What is Palm OS?

By Coplan at English Wikipedia — Transferred from
      en.wikipedia to Commons by Liftarn using CommonsHelper., Public
      Domain, https://commons.wikimedia.org/w/index.php?curid=11904323Palm OS was originally developed by a division of the Tandy Corporation (then RadioShack), which was an IBM clone with a touch sensitive display in 1989. The division of Tandy Corporation became Palm OS Computing in 1992. Around 1995 USRobotics acquired Palm OS as a subsidiary, which was later acquired by 3Com. Palm OS became an independent company again years later and some of the developers formed Handspring. Palm and Handspring were part of the original developing team behind the operating systems. Both Palm and Handspring promoted the development and marketing of software and compatible hardware. To make the relation of that these two companies have with each other more confusing, Palm acquired Handspring in 2003 giving the OS new life under the name PalmOne, which was later dropped in favor of the original name, Palm.

With the changes in the Palm OS 4 and 5, some vendors were forced to change hardware configurations (config). One of these vendors was Handspring, which dropped Springboard modules from their newer models. These modules were interchangeable units that gave extra functions to Handspring units like dictionaries, encyclopedias, audio recorders, modems, cameras and even a mobile phone named Visorphone.

On late September 2005, Microsoft and Palm agreed to sell new smart mobile phones with Pocket PC rather than the Palm OS. On November 2005, Palm Source (the developer of the operating systems) was acquired by Access.

On June 2006, Access decided to drop Palm OS in favor of Access Linux Platform (ALP, a defunct Linux variation).

In April 2010, Hewlett-Packard (HP) acquired Palm and all related properties including Palm OS. The next product release was webOS, which was based on Linux marking an end to Palm OS.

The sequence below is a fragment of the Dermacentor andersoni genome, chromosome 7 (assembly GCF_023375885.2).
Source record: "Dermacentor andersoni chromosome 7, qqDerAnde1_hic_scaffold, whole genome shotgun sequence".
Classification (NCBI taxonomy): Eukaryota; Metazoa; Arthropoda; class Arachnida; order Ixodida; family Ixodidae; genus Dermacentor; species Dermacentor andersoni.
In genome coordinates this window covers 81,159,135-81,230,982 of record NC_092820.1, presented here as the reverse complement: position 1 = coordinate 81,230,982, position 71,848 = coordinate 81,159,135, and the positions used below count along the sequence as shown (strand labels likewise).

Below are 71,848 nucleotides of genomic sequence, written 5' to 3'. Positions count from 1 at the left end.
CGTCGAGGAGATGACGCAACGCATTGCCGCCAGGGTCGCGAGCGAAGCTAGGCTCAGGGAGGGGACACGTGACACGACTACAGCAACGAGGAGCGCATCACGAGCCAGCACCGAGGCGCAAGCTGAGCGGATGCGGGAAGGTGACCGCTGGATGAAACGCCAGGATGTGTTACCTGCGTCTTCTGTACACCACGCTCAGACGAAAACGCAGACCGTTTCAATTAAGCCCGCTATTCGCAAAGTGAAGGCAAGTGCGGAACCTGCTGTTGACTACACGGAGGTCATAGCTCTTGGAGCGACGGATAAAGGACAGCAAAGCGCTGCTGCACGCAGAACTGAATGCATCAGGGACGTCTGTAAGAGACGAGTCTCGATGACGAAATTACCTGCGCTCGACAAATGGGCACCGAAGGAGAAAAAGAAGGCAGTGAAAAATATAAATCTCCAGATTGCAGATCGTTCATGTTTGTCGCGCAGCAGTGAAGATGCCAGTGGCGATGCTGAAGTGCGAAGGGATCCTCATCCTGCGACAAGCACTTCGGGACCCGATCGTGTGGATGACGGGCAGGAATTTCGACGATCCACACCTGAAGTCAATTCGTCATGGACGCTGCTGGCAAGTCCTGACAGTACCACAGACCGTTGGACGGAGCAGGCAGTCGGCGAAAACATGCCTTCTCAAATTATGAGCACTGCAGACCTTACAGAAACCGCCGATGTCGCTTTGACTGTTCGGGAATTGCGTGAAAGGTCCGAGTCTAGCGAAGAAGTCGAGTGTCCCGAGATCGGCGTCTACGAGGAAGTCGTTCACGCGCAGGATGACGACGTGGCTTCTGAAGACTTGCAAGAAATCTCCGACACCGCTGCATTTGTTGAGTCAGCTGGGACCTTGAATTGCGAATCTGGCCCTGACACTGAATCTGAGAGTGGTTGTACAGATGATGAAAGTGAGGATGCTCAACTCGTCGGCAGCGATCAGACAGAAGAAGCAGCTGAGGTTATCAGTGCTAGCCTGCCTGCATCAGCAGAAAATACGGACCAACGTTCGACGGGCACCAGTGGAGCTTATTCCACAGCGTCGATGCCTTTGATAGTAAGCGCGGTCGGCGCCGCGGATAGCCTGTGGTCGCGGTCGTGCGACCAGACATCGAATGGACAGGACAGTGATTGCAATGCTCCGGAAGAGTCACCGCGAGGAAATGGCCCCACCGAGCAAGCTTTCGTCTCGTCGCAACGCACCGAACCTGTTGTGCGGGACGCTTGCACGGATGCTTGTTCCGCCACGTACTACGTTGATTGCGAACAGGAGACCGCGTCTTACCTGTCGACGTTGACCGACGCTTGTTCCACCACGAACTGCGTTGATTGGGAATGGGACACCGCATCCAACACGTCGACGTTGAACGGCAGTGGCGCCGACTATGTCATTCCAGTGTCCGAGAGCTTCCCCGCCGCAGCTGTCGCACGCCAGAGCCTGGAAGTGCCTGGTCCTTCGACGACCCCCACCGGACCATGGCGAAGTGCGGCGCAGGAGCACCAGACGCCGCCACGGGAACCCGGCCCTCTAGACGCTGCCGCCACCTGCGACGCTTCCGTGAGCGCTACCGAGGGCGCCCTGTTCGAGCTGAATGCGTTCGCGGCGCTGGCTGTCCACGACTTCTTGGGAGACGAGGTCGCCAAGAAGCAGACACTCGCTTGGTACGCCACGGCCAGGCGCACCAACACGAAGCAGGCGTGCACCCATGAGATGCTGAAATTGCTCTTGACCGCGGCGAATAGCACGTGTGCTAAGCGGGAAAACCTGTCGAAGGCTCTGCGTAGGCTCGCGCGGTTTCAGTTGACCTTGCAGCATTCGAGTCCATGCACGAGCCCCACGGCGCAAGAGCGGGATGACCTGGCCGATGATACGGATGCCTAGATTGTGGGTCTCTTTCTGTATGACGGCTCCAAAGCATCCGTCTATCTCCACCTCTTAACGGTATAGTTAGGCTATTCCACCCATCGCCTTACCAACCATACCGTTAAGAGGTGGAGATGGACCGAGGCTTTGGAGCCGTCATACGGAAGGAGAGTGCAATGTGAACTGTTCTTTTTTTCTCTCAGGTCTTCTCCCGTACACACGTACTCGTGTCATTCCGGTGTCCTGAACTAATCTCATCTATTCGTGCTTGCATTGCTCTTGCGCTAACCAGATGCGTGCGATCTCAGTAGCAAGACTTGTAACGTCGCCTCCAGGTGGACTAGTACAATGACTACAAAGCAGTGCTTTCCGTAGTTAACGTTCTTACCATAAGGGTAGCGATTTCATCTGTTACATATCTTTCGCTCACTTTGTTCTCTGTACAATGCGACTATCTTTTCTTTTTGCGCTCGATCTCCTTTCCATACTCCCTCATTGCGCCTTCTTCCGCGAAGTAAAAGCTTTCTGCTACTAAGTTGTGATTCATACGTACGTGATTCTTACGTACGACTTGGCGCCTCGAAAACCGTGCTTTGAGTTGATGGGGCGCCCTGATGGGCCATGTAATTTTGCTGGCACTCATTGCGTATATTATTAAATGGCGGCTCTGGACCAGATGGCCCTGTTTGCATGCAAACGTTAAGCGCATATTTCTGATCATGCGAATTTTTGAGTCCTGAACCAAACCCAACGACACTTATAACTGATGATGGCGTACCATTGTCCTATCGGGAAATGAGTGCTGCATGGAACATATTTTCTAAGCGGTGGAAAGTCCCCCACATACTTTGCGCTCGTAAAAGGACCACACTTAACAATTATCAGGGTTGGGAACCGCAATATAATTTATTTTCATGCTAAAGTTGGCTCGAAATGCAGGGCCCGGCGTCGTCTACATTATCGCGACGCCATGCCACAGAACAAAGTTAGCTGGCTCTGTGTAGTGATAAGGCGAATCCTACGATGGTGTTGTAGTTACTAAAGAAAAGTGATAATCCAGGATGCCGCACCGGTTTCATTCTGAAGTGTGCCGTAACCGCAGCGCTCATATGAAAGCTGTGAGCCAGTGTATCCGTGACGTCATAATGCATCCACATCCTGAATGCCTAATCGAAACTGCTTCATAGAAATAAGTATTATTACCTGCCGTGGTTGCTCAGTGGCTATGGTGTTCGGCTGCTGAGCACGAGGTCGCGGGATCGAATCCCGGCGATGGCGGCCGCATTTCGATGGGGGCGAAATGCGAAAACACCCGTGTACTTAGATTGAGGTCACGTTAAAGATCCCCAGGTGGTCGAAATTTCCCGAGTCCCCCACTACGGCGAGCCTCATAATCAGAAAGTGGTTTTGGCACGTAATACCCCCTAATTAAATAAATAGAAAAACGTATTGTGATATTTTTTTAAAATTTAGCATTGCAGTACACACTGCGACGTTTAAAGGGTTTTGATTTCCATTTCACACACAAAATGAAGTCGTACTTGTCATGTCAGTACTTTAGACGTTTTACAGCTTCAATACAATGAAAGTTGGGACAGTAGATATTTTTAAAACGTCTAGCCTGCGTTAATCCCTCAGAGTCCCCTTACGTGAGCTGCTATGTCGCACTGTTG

Nonetheless, Palm OS was an operating systems for hand-held computers that was very easy to use and to share data with any other PC, compared to the installation procedure of the synchronization utility for Windows Mobile (formerly known as Pocket PC and before that as Windows CE.

Installing Palm OS:

Unless you are upgrading, there was no access to Palm OS. There was no way to format anything. Palm OS devices have no HDD. Palm OS was hard-coded to a ROM chip. Operating system upgrades are layered on the version of Palm OS that the unit was shipped with. Therefore they have to be re-installed if the unit is reset.

If there was no way users (geek or clueless) can install the OS, you might wonder why I wrote this section in the first place. First, clueless end users are dangerous. Some users understand that a virus can destroy a system, but they are unwilling to scan a file or floppy. Second, any unit running any version of Palm OS or similar OS is the perfect way to introduce people to the computer science. The end user has nothing to destroy or corrupt. Pressing the reset button on the system will bring the OS back to its original state.